Shirley W. Dunn’s new book, Fort Crailo and the Van Rensselaers: The Dutch Colonial Origins of Greenbush & the City of Rensselaer (Black Dome Press, 2016) traces the history of Crailo and the Van Rensselaers from the years leading up to the building of Fort Crailo in 1663, through the war years and through the many additions and renovations over the centuries and generations of Van Rensselaers, to the present day in its role as the museum of Dutch history in the Hudson River Valley. Continue reading
In his new book, Bruce W. Dearstyne presents New York State history by exploring sixteen dramatic events. From the launch of the state government in April 1777 to the tragedy of September 11, 2001, these events altered the course of state and US history.
Chapters describe great political changes, historical turning points, and struggles for social, racial, and environmental reform. Continue reading
Join the Clinton County Historical Association (CCHA) on Tuesday, June 14th at the Plattsburgh Public Library for a book signing and encore presentation of Welcome to the Witherill with Sue Howell Hamlin.
The presentation features rarely seen photographs of Plattsburgh’s Witherill Hotel and its owners, the Howell family, in addition to stories from Sue regarding her time spent as a child living at the hotel. Continue reading
Colonial Bostonians practiced slavery. But slavery in Boston looked very different than slavery in the American south or in the Caribbean.
In this episode of the Ben Franklin’s World podcast, Jared Hardesty, an Assistant Professor of History at Western Washington University and author of Unfreedom: Slavery and Dependence in Eighteenth-Century Boston (NYU Press, 2016), takes us on a tour of slavery, and the lives enslaved people lived, in colonial Boston. You can listen to the podcast here: www.benfranklinsworld.com/083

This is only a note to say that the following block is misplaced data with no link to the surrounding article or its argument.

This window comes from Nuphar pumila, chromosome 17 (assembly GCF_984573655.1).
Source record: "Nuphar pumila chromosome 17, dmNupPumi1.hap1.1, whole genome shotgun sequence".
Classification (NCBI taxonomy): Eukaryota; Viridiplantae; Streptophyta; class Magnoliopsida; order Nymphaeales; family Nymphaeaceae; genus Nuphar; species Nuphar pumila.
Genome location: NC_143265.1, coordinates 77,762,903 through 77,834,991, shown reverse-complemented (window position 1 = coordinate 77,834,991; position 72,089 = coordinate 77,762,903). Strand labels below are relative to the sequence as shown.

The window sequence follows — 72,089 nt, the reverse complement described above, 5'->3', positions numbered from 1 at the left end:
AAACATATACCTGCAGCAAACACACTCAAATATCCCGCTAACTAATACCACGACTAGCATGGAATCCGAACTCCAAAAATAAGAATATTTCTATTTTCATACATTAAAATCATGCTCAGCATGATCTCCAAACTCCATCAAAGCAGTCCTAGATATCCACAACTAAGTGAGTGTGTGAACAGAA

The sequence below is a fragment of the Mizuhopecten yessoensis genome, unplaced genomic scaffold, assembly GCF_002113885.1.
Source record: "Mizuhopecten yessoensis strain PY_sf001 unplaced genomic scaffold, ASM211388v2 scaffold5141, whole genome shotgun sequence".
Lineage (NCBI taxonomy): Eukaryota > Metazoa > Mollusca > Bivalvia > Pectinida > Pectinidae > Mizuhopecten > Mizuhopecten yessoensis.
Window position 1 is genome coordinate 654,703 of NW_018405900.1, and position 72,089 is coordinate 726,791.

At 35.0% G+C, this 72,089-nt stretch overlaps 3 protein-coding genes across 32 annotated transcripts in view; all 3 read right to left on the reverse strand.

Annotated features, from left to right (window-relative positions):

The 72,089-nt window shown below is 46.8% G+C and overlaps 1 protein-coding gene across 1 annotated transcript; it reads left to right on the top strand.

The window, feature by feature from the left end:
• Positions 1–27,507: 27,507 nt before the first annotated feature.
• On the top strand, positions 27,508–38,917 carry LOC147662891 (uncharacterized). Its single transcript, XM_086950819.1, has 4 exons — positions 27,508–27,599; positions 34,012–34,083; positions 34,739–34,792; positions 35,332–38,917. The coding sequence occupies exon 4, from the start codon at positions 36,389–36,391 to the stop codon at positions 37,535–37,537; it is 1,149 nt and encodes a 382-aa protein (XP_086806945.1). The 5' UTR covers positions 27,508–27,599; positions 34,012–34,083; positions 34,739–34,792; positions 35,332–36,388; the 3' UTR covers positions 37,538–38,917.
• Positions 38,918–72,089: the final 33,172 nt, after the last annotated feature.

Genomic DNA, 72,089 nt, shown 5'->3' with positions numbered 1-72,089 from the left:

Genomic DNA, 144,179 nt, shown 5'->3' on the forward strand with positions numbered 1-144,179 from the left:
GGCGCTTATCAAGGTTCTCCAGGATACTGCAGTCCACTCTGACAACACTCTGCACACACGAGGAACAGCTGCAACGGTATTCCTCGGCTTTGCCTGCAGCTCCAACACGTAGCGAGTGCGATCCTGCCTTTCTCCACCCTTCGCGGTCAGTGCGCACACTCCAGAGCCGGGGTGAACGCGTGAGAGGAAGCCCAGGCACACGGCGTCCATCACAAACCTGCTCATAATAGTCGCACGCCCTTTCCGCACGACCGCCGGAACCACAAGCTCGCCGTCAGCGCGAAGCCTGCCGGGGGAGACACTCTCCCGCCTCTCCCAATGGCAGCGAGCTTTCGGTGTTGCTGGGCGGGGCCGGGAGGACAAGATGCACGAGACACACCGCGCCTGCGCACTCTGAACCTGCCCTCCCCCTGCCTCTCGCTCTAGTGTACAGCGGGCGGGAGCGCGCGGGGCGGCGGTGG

We live in an age of information. The internet provides us with 24/7 access to all types of information—news, how-to articles, sports scores, entertainment news, and congressional votes.
But what do we do with all of this knowledge? How do we sift through and interpret it all?
We are not the first people to ponder these questions.
In this episode of the Ben Franklin’s World podcast, Alejandra Dubcovsky, an Assistant Professor at Yale University and author of Informed Power: Communication in the Early South (Harvard University Press, 2016), takes us through the early American south and how the Native Americans, Europeans, and enslaved Africans who lived there acquired, used, and traded information. You can listen to the podcast here: www.benfranklinsworld.com/082
When did the fighting of the American War for Independence end?
In school we learn that the war came to an end at Yorktown. But, this lesson omits all of the fighting that took place after Charles, Earl Cornwallis’ surrender in October 1781.
In this episode of the Ben Franklin’s World podcast, Don Glickstein, author of After Yorktown: The Final Struggle for American Independence (Westholme Publishing, 2015), takes us on a whirlwind and global tour of the fighting that took place after Yorktown. You can listen to the podcast here: www.benfranklinsworld.com/081